Gastrointestinal Complications of Cocaine Abuse
Cocaine is well known for its ability to trigger drastic changes in the normal cardiovascular (heart and blood vessel) health of its users. However, people who use/abuse the drug can also develop a range of problems in the gastrointestinal (GI) tract, which extends from the esophagus to the rectum. Some of these problems occur relatively frequently, but only produce relatively minor health complications. Other cocaine-related gastrointestinal problems occur relatively rarely, but can produce severe or even life-threatening health complications. These advanced complications occur when cocaine use leads to loss of normal blood flow to various parts of the GI tract.
People typically use/abuse cocaine for its mind-altering effects, which center on an intense form of pleasure known as euphoria. These effects are produced by the drug’s ability to increase levels of a specific chemical, called dopamine, inside the body’s central nervous system (brain and spinal cord). However, apart from its mind-altering qualities, cocaine use also triggers changes in normal function throughout the body by increasing activity in the sympathetic nervous system, a network of involuntary nerves that interfaces and overlaps with the central nervous system. This heightened state of activity is produced by cocaine’s ability to increase levels of a chemical called norepinephrine. In the context of gastrointestinal health, the most important effect of increasing norepinephrine levels is an unusual amount of constriction (narrowing) in the body’s blood vessels.
The most common gastrointestinal effects of cocaine use/abuse are general pain and tenderness in the abdominal region. In addition, some cocaine abusers also develop symptoms such as nausea, vomiting, and production of loose, bloody stools. In many cases, these effects appear within roughly an hour following use of the drug. However, depending on the individual and specific circumstances, basic cocaine-related gastrointestinal problems may first appear as long as one to two days following active drug use.
Locations of Serious GI Damage
The locations of serious gastrointestinal damage found in cocaine abusers depend largely upon the specific method of drug use, according to an extensive study review published in 2006 in the Journal of the Royal Society of Medicine. People who nasally inhale powdered cocaine tend to develop problems below the pyloric sphincter, a ring of muscle that separates the stomach from the top of the small intestine. On the other hand, people who smoke the rock-like form of cocaine called “crack” typically develop problems above the pyloric sphincter in the stomach or esophagus. The underlying mechanism for cocaine-related problems in all parts of the GI tract is a condition called ischemia, which occurs when reduced blood flow robs tissues of oxygen and other required nutrients. As indicated previously, the cause of cocaine-related ischemia is abnormal narrowing of the blood vessels that supply oxygen- and nutrient-rich blood to the body.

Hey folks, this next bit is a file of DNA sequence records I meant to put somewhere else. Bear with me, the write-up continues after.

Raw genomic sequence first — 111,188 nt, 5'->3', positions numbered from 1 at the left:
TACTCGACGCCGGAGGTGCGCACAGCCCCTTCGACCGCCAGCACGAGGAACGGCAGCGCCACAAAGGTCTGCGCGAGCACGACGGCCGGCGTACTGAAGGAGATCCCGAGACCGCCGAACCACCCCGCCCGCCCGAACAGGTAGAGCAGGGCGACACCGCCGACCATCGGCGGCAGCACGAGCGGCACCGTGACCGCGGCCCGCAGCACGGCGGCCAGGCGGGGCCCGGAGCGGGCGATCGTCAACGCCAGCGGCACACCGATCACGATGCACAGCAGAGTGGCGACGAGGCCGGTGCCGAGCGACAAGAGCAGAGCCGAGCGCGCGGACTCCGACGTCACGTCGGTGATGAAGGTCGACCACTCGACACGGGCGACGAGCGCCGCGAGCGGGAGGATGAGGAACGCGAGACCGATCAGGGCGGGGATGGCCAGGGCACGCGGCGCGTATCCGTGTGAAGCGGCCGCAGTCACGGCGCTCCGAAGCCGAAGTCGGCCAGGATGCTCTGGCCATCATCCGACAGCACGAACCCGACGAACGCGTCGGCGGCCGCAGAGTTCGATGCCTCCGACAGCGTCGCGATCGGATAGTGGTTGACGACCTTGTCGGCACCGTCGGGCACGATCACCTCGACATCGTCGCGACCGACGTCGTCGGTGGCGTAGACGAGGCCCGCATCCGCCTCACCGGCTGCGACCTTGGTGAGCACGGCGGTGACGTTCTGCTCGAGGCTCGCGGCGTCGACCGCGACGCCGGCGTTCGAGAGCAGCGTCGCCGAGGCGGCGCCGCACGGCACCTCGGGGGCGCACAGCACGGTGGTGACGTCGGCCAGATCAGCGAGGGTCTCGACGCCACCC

Effects of Nasal Inhalation
Nasal inhalation of cocaine can lead to a significant loss of normal blood flow in the mesenteric arteries, a group of three blood vessels responsible for supplying blood to both the small and large intestine. In turn, this loss of blood flow can lead to the onset of a condition known as mesenteric artery ischemia (or ischemic colitis). Relatively minor cases of this condition will result in problems such as vomiting, diarrhea, and moderate to severe abdominal pain. However, advanced cases of mesenteric ischemia can reduce blood flow enough to produce tissue death (more commonly known as gangrene). Depending upon the extent of tissue die-off involved, potential consequences of this process include the formation of ulcers in the lining of the lower GI tract, the formation of tissue perforations that go completely through the intestinal wall, and loss of normal function in entire sections of the small or large intestine.
Effects of Lung Inhalation
The gastrointestinal complications of smoking crack cocaine differ from the complications of nasal cocaine inhalation primarily in their location, not in their type or severity, the authors of the study review in the Journal of the Royal Society of Medicine report. No one knows exactly why lung inhalation tends to produce ischemia in the upper GI tract. However, some researchers believe that crack smokers trigger the onset of upper GI ischemia by holding their breath and/or swallowing air during drug use. Despite the fact that most of the problems associated with crack use occur in the tissues of the stomach or esophagus, some people who smoke crack also develop complications in the uppermost part of the small intestine or in the large intestine.